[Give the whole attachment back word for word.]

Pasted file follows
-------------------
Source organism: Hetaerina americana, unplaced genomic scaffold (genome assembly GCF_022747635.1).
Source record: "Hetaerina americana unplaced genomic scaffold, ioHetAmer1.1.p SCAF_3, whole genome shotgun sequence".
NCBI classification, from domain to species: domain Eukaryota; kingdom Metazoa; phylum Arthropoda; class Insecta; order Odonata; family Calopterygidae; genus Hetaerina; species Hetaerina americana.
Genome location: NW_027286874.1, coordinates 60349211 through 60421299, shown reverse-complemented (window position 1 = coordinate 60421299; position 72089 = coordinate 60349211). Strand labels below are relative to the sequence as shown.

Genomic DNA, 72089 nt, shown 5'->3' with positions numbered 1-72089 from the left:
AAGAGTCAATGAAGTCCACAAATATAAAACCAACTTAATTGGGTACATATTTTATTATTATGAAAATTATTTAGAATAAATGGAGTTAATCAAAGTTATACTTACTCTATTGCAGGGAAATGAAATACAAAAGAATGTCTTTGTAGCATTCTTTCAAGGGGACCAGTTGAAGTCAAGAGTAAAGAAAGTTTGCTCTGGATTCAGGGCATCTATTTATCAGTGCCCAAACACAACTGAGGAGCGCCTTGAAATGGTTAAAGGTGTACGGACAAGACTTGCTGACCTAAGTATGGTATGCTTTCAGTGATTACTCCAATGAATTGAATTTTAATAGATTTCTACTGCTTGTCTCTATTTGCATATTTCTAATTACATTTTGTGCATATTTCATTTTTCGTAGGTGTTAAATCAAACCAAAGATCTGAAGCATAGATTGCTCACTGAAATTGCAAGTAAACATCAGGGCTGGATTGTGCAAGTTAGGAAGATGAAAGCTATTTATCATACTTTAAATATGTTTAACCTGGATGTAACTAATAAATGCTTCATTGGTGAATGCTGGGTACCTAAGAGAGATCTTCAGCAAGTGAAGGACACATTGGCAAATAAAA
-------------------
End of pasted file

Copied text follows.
Source organism: Hetaerina americana, unplaced genomic scaffold (genome assembly GCF_022747635.1).
Source record: "Hetaerina americana unplaced genomic scaffold, ioHetAmer1.1.p SCAF_3, whole genome shotgun sequence".
NCBI classification, from domain to species: domain Eukaryota; kingdom Metazoa; phylum Arthropoda; class Insecta; order Odonata; family Calopterygidae; genus Hetaerina; species Hetaerina americana.
Genome location: NW_027286874.1, coordinates 60349211 through 60421299, shown reverse-complemented (window position 1 = coordinate 60421299; position 72089 = coordinate 60349211). Strand labels below are relative to the sequence as shown.

Genomic DNA, 72089 nt, shown 5'->3' with positions numbered 1-72089 from the left:
AAGAGTCAATGAAGTCCACAAATATAAAACCAACTTAATTGGGTACATATTTTATTATTATGAAAATTATTTAGAATAAATGGAGTTAATCAAAGTTATACTTACTCTATTGCAGGGAAATGAAATACAAAAGAATGTCTTTGTAGCATTCTTTCAAGGGGACCAGTTGAAGTCAAGAGTAAAGAAAGTTTGCTCTGGATTCAGGGCATCTATTTATCAGTGCCCAAACACAACTGAGGAGCGCCTTGAAATGGTTAAAGGTGTACGGACAAGACTTGCTGACCTAAGTATGGTATGCTTTCAGTGATTACTCCAATGAATTGAATTTTAATAGATTTCTACTGCTTGTCTCTATTTGCATATTTCTAATTACATTTTGTGCATATTTCATTTTTCGTAGGTGTTAAATCAAACCAAAGATCTGAAGCATAGATTGCTCACTGAAATTGCAAGTAAACATCAGGGCTGGATTGTGCAAGTTAGGAAGATGAAAGCTATTTATCATACTTTAAATATGTTTAACCTGGATGTAACTAATAAATGCTTCATTGGTGAATGCTGGGTACCTAAGAGAGATCTTCAGCAAGTGAAGGACACATTGGCAAATAAAA